At the same time, the speed of decision making in the boardroom requires directors to work at all hours in all manner of locations—for example, a CEO reviewing a strategic document can ask for a last-minute change just before the board materials are distributed.

Consequently, both the management team and corporate secretary need technology to make the relevant changes and then to distribute the board packet in real-time.

This scenario is replicated for all documents in the board packet for every board meeting. Flexible yet secure distribution channels are of paramount importance.

How to manage these risks?

Managing cyber risk means putting in place the right governance and supporting processes with the right enabling technology.

Leaders must allocate resources to deal with cyber security, and actively manage governance and decision-making regarding cyber security.

Key to achieving cyber risk management, within the enterprise and at the board level, is building an informed and knowledgeable organizational culture.

This is often about changing the culture so directors are alert to risks and are proactive in raising concerns.

Given the immeasurable value of a credit union’s information assets and the severe implication of any loss to the core business, cyber security policies need to prioritize investments into critical asset protection rather than just the latest technology or system to detect every niche threat.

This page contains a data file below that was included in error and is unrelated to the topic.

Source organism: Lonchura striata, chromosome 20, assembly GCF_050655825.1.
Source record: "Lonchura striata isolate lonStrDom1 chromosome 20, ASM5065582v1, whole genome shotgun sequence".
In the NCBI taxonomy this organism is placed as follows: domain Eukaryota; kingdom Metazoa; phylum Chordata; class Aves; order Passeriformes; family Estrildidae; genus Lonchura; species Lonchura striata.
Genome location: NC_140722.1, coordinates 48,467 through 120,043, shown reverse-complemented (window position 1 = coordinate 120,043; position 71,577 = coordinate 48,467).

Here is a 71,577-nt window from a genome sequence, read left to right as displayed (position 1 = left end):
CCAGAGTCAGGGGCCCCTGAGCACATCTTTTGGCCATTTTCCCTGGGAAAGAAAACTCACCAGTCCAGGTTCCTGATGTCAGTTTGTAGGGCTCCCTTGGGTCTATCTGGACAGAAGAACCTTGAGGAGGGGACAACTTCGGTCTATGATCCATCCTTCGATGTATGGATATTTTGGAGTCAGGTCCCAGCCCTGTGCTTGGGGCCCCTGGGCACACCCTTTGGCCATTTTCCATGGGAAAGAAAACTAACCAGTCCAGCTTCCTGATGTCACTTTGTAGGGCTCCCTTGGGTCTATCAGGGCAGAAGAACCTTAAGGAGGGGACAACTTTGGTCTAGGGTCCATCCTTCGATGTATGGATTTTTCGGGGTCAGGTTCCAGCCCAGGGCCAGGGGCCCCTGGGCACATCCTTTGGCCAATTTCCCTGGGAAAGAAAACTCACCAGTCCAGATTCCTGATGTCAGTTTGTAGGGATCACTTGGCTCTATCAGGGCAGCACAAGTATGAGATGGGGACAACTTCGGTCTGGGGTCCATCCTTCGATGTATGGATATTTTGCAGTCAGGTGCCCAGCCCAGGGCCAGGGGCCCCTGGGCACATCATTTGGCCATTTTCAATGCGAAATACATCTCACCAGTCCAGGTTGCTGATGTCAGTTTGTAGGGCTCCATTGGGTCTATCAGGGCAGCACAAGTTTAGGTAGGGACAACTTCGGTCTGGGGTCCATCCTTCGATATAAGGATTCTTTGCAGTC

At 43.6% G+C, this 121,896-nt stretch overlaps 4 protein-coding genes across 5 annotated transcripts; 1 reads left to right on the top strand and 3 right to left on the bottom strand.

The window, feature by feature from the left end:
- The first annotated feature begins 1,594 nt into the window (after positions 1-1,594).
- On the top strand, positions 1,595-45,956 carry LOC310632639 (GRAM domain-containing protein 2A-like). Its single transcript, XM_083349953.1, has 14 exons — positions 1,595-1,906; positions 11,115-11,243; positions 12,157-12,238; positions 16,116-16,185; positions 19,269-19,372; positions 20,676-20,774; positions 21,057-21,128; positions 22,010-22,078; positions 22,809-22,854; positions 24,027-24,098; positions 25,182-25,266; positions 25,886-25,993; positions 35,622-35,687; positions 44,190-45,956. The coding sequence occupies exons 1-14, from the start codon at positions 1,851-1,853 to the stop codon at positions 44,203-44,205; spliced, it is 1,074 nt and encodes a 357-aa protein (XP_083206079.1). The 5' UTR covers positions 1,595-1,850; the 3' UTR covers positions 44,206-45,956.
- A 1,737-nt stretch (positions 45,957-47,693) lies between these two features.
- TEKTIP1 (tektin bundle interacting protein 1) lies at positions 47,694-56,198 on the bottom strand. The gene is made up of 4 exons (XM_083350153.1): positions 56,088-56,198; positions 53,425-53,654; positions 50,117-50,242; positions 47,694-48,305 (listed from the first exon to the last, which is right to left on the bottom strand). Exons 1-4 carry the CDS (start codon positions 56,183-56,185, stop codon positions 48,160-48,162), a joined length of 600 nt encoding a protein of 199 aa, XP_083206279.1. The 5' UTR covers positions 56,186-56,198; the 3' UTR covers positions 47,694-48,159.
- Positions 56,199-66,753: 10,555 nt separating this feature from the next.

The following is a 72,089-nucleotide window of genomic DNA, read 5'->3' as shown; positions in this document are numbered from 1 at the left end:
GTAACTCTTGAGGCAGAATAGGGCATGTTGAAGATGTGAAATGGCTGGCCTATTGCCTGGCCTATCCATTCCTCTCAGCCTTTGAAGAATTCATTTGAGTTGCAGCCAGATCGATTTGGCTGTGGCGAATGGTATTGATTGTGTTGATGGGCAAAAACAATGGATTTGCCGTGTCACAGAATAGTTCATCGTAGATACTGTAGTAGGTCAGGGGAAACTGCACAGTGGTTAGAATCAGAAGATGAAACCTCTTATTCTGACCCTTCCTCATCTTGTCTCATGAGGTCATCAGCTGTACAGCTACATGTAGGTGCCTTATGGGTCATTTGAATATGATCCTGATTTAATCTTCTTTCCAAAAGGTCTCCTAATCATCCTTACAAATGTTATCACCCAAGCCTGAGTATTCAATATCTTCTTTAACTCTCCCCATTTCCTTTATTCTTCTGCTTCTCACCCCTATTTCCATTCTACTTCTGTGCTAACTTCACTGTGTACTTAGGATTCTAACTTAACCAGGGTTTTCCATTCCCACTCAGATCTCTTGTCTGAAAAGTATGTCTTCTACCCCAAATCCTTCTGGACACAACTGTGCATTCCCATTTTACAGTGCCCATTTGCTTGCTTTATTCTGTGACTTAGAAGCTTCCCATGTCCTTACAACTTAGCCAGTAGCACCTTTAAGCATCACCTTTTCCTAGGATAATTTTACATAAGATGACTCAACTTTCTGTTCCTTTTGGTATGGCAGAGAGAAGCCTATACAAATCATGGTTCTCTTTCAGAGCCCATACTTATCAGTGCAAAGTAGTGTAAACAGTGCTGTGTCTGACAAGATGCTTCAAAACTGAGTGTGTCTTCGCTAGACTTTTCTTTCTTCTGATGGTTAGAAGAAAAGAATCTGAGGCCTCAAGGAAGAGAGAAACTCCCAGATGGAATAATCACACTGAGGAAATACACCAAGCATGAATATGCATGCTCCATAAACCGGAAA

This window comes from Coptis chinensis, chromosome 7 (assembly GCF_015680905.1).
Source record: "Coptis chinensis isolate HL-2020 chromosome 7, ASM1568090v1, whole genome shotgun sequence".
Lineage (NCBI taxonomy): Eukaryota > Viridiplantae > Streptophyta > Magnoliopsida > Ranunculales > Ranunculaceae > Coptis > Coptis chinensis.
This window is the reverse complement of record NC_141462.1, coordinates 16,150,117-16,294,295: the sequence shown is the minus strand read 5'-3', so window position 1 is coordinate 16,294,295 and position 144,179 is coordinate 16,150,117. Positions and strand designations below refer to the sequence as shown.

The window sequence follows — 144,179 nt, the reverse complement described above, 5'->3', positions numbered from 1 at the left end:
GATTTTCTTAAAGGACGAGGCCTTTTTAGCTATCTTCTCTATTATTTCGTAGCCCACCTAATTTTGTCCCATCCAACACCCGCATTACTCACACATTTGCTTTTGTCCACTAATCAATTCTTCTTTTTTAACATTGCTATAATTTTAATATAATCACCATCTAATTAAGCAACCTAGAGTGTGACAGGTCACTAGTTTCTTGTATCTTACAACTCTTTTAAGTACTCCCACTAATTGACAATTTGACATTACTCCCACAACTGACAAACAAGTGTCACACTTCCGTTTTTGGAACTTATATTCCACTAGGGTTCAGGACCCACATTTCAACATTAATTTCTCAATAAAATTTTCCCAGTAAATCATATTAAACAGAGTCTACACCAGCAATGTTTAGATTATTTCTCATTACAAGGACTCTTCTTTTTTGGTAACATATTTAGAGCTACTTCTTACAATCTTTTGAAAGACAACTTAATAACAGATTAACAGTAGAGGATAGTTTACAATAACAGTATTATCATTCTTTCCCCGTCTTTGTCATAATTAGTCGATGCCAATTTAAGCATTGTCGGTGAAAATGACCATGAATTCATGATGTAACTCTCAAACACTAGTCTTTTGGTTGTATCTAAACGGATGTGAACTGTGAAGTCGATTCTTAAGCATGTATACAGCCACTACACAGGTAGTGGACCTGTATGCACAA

Furthermore, protecting a credit union’s technological and information assets from malicious damage and inappropriate use requires intelligent constraints on how directors, board support staff, and external parties access corporate applications and data.

Insufficient safeguards will result in the loss of critical data. But overly stringent controls can get in the way of doing business or have other adverse effects on productivity, director engagement, and collaboration.

A business-driven cyber security model that can provide resiliency to increasingly flexible, open enterprises—even in the face of highly capable and malevolent actors—should be the aim of executive management and directors.

The risks of cyber crime are different for individual credit unions, and each need to adopt a customized approach to cyber security based on its own character, risk appetite, and knowledge.

The objective should be to identify the assets that need protection and to focus on measures to prevent criminals from gaining easy access to information and data.

In protecting commercially sensitive information, there is a need to balance the speedy dissemination of board materials with the need to make informed decisions.

Keeping this in mind, the key elements of a cyber security plan should include:

1. A comprehensive focus on security architectures ranging from devices and locations to roles and data;

2. The ability to authenticate the identity of users, devices, and documents; and

3. The ability to limit the number of people who have access to critical production systems and data.

Management and boards cannot move slowly to secure their data. To ensure compliance and the fidelity of their information they must seek out proactive solution: Services that offer data security, encryption, data integrity, and strong user authentication.

Organizations need to make this a broad management initiative with a mandate from executive leadership to protect critical information assets without placing constraints on business innovation and growth.

PAROON CHADHA is co-founder and CEO of Passageways, a CUNA Strategic Services alliance provider.